Swedish start-up in technology Electric buses are now being tested by Roam in Nairobi, Kenya.
The business will offer commuter services between the city’s core and its outskirts for the ensuing 12 months.
To start, Roam has unveiled a single bus with a capacity for 77 passengers.
It will be Nairobi’s first electric-powered bus to run on the streets of the more than four million-person city.
Within two years, it hopes to add 100 buses, which will be run by a local provider and the Nairobi city government.
According to Roam, the tendering process is nearly complete, and if it is successful, it will allow it to supply electric buses for the project.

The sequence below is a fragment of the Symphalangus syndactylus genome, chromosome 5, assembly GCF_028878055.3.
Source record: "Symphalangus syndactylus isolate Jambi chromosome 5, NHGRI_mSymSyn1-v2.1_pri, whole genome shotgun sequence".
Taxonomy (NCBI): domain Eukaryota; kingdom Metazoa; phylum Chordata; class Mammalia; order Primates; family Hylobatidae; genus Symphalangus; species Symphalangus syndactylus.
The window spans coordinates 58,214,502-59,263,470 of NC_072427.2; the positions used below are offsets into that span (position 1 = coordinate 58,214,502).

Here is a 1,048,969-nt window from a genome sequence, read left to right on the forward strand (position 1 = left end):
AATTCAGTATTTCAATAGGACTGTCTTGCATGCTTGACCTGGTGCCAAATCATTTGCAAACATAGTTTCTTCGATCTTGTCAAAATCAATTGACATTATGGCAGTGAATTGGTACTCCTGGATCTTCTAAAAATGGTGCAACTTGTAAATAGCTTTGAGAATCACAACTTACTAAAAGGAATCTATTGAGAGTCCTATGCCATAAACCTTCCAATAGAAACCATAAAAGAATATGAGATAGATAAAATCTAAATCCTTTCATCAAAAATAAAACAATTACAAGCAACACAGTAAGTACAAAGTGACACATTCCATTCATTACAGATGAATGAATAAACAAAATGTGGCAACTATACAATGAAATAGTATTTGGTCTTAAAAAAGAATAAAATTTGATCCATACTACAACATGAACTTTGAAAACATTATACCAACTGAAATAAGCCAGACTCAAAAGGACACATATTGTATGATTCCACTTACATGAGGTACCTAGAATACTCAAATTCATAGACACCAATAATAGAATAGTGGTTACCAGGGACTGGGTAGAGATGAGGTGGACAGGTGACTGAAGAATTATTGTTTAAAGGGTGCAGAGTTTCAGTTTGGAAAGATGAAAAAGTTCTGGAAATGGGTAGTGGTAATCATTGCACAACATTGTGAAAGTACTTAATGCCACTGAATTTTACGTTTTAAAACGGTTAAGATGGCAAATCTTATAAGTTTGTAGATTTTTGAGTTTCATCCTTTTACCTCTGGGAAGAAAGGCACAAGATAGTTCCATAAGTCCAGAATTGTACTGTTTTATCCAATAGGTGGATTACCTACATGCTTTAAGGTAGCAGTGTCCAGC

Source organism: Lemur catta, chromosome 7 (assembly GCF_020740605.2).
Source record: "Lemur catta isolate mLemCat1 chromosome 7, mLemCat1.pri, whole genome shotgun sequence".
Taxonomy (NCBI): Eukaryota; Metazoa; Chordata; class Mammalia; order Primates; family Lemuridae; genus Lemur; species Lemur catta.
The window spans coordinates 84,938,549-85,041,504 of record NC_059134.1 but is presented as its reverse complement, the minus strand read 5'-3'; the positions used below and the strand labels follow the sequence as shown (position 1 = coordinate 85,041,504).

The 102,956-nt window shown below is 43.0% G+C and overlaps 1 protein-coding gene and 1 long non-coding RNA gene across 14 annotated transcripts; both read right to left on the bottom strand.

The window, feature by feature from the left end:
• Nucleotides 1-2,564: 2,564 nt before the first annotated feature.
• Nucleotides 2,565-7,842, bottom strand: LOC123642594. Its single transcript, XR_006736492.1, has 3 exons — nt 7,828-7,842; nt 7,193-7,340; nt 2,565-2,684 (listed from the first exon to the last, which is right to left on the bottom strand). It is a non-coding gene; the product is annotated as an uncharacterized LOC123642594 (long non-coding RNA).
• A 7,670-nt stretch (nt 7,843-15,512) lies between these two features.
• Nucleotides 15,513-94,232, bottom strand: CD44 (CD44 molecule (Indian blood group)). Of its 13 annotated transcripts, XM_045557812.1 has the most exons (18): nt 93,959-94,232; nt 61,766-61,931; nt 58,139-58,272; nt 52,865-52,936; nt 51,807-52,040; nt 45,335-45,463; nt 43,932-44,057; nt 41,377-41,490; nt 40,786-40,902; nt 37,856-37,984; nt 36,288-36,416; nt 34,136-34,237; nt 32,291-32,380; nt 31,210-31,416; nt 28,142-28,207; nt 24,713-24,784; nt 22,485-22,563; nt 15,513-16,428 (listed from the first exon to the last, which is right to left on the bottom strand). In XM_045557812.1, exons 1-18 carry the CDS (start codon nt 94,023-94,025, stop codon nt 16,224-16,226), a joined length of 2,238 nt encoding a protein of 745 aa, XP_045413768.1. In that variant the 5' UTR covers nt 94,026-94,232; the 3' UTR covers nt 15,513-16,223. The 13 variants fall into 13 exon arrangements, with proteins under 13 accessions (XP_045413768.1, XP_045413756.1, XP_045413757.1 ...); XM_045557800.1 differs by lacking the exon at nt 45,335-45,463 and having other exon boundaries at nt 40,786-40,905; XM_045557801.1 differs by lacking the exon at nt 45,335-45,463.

Due to inadequate systemic policies, Kenyan authorities have been unable to entice investors into the $825 million (£733 million) BRT project since 2019.
According to a World Bank report, there is little private-sector appetite to invest in the modern transportation model because of unregulated competition from unlicensed buses, minibuses, and taxis as well as challenges in finalising compensation agreements.
Tanzania, a neighbouring country, has been running a BRT system in Dar es Salaam for the past six years; however, none of the 210 buses are electric.